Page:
CFP: Race and Kids Culture (7/1/05; journal issue)
Essays are sought for a special issue of Cultural Studies<=>Critical
Metholodologies on Race and Kids Culture. The special issue will speak to
a set of shared concerns. As corporations increasingly structure and media
almost entirely saturate the lives of children, scholars and social
critics have rightly begun to explore the articulations of power, culture,
and identity. Inspired particularly by the emergent field of cultural
studies and informed by the post-marxist, feminist, and post-structural
frameworks, they have interpreted the ways in which toys, games, movies,
television, music, and literature educate, imprint, and otherwise
interpolate them to embrace normative values and institutions.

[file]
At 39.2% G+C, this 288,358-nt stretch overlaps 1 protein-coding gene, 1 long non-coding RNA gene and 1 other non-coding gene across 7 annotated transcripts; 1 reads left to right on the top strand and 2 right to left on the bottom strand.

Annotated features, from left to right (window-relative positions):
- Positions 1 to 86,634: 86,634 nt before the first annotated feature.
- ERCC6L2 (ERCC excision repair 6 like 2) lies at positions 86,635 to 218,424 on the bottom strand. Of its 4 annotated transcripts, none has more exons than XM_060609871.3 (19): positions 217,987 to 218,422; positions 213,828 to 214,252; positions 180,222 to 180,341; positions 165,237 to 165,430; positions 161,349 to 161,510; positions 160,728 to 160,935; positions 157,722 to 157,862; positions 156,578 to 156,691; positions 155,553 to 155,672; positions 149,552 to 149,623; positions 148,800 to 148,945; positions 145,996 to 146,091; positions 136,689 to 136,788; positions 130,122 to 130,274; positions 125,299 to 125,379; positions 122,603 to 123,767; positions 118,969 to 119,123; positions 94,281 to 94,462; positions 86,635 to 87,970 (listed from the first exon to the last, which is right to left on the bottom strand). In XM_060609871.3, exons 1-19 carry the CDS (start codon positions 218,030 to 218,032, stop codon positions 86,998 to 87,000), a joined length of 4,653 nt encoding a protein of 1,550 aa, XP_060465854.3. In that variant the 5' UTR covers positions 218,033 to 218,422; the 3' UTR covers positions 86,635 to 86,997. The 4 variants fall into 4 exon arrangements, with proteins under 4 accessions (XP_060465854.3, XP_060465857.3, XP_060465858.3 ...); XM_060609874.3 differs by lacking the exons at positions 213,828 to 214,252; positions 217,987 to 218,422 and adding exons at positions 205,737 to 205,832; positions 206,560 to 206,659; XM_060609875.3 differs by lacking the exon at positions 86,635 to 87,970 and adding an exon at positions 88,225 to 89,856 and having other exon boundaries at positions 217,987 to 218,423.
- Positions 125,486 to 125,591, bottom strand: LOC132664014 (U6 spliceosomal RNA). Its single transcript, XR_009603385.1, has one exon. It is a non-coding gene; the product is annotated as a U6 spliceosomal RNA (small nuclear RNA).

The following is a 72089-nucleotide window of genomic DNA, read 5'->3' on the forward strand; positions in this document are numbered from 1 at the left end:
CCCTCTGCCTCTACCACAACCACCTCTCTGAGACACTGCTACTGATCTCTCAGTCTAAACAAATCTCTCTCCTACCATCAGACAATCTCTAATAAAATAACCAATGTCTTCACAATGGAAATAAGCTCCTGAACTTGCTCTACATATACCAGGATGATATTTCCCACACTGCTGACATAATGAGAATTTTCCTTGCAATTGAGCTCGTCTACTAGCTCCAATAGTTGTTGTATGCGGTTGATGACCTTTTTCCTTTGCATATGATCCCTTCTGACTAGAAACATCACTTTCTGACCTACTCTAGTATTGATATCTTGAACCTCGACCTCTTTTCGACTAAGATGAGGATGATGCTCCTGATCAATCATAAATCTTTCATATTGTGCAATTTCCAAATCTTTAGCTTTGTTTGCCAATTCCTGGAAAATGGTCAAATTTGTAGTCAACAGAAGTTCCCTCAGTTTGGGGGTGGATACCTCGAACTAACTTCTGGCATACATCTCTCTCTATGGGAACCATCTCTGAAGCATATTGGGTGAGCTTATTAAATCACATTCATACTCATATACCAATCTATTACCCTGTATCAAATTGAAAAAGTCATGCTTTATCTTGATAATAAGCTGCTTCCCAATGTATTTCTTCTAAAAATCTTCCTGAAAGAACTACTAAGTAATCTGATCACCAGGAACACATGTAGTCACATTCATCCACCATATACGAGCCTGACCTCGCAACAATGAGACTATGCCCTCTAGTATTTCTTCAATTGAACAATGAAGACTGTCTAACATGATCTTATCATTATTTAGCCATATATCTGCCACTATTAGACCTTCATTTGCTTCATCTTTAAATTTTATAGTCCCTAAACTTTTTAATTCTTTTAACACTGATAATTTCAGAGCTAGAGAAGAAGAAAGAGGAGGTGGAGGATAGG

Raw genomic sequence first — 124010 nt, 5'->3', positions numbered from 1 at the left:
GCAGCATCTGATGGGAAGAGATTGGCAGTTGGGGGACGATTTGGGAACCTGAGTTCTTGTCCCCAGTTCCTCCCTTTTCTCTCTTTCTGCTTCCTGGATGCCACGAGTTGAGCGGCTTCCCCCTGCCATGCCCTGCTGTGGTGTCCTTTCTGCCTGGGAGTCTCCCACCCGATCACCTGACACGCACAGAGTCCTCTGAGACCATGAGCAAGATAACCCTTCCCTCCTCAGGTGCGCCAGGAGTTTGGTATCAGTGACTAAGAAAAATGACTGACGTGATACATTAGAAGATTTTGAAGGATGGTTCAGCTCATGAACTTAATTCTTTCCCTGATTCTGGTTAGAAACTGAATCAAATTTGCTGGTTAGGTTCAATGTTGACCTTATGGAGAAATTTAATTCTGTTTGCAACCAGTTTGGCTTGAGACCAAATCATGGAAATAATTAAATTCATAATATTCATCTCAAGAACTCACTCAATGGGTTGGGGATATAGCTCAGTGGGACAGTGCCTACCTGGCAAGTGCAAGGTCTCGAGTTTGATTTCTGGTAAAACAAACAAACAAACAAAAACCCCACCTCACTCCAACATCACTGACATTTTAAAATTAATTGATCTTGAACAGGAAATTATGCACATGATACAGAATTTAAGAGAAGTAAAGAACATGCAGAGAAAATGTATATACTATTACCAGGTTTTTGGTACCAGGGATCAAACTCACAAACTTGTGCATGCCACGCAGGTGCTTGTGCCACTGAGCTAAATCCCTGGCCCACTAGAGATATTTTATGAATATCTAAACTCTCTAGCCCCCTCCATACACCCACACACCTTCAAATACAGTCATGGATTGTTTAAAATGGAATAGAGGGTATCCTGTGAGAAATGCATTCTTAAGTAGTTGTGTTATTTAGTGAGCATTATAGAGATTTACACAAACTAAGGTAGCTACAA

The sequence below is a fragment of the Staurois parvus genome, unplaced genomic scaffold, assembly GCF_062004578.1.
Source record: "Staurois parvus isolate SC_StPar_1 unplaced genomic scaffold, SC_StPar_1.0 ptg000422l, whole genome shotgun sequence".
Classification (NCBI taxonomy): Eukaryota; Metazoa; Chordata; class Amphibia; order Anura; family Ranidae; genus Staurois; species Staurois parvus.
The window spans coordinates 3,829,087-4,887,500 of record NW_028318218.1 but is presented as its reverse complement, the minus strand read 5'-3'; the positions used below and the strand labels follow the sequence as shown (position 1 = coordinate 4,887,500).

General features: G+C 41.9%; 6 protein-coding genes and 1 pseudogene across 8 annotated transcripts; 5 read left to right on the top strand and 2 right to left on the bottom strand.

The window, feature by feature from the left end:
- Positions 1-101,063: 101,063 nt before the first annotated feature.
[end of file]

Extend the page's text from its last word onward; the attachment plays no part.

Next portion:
Surprisingly, race has received relatively little attention. In fact,
outside of studies of schools, the racial identities and ideologies
animating kids culture have been granted limited attention. This special
issue seeks to redress this oversight.
Specifically, it examines the production of race in kids (popular)
culture. Each contribution unpacks the entanglements of racialization and
socialization in and through critical readings of popular texts.
Presently, participants examine a range of topics including children's
books on the internment of Japanese Americans, Bratz Dolls and the
browning of America, the intersection of race, gender, and sexuality in
recent animated films, video games as (post)modern minsterly, and white
nationalist websites aimed at children.
Completed essays would be due to me early next year, running ideally 20-30
pages in length.
Interested individuals should send either an abstract or complete
manuscript along with a brief cv to C. Richard King crking_at_wsu.edu no
later than 1 July 2005.
C. Richard King
Comparative Ethnic Studies
Washington State University
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Received on Thu May 19 2005 - 11:23:42 EDT